Title: What is imitated in word shadowing? Linguistic structure, social variation, and token-by-token variability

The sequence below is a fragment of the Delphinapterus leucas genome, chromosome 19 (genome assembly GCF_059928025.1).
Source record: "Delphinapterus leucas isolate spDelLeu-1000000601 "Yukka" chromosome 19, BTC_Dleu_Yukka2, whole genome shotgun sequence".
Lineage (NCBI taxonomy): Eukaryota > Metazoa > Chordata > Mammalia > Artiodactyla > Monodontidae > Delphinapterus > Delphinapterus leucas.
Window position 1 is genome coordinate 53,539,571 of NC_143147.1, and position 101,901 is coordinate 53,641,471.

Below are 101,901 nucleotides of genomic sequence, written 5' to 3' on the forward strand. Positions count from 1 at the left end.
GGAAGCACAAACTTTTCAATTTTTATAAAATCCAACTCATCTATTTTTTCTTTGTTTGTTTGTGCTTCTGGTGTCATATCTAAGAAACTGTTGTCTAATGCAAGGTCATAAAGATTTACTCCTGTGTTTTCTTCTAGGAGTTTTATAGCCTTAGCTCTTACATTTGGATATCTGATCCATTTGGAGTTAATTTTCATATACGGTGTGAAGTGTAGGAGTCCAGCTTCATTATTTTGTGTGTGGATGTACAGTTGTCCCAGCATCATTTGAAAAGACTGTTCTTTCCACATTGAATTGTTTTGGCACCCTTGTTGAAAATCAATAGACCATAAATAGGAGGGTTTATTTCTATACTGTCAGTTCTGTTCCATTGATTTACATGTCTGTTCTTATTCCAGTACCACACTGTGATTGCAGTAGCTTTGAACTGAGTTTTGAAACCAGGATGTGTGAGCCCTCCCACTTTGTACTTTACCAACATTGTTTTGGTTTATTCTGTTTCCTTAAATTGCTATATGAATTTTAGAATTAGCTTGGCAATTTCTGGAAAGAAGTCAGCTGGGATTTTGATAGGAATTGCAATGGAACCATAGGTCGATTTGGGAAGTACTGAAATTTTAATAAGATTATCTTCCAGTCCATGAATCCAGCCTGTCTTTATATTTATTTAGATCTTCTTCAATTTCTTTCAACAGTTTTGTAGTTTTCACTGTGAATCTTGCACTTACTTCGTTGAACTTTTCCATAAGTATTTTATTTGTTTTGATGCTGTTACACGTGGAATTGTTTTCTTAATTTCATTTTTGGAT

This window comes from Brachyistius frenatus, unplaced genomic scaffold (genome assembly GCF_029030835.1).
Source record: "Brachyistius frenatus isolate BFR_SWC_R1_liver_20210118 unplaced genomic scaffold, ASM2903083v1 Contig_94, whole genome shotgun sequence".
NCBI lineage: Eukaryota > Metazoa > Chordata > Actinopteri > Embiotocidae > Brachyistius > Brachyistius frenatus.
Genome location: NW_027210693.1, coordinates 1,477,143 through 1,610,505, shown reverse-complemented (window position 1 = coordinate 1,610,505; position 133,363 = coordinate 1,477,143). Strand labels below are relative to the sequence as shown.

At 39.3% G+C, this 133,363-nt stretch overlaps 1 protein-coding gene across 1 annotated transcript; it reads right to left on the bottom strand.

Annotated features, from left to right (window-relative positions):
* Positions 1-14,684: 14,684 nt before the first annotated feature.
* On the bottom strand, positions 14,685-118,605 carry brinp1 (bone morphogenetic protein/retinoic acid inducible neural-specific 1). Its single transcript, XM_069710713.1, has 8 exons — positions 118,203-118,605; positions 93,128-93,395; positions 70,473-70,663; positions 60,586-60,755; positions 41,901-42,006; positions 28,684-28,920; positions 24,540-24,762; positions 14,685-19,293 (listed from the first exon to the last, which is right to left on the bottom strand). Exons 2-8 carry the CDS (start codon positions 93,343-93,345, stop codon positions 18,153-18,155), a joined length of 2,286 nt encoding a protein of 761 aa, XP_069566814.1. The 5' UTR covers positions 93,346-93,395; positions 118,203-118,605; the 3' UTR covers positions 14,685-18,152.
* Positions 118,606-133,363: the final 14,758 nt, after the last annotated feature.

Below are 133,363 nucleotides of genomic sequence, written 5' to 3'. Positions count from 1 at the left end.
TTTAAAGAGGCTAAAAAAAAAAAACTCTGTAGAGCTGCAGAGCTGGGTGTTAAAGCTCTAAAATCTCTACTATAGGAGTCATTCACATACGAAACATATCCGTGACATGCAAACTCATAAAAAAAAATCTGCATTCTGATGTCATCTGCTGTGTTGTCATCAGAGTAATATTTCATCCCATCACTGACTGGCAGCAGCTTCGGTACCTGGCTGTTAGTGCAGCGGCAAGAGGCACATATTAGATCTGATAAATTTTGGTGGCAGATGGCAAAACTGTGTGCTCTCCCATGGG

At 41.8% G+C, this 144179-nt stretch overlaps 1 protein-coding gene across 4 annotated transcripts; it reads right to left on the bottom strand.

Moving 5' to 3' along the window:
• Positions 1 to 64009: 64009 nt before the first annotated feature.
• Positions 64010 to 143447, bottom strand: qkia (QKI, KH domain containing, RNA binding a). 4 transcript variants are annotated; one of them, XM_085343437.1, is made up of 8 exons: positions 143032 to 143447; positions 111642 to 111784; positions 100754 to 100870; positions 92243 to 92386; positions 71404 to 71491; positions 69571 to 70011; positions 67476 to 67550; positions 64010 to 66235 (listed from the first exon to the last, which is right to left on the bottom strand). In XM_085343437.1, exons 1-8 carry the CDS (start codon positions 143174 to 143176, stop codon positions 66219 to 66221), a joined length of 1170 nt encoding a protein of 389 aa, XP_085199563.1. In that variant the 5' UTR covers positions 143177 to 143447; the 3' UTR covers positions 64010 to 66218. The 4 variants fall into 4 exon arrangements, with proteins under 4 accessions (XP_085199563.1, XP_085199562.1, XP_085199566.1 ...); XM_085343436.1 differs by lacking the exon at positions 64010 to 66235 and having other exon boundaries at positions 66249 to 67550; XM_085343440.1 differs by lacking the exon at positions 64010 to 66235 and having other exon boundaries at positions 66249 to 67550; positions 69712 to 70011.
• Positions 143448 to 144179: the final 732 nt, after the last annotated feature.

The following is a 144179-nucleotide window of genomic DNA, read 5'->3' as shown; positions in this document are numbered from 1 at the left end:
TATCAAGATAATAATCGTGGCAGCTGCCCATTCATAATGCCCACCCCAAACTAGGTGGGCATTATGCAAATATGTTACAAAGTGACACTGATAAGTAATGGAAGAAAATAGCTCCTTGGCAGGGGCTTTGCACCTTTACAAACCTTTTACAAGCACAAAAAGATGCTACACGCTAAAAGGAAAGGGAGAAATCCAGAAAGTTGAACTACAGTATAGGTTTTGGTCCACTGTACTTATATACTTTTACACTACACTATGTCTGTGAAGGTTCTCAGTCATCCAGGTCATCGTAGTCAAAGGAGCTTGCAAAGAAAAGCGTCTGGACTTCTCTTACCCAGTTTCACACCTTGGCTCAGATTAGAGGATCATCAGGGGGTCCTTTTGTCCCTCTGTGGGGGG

Word shadowing tasks, in which a participant repeats words aloud after a pre-recorded model talker in a laboratory setting, elicit imitation of the model talker’s speech by the shadowing participant, even in the absence of explicit instructions to imitate. However, the magnitude of this imitation varies substantially within and across shadowers, model talkers, and linguistic features. Recent research in my laboratory has considered this variation in imitation in word shadowing to address the question of what is (and what is not) imitated in these tasks. We have found (1) imitation of phonetic structure in vowel shifts and intonation contours, rather than direct imitation of acoustic formant frequencies and f0; (2) imitation of non-stereotyped social variants, but not of stereotyped social variants; and (3) both convergence to overall production patterns and synchrony with token-by-token variability in the speech of the model talker. Together, these results suggest a strong perception-production link that operates in real time and is mediated by linguistic and social representations.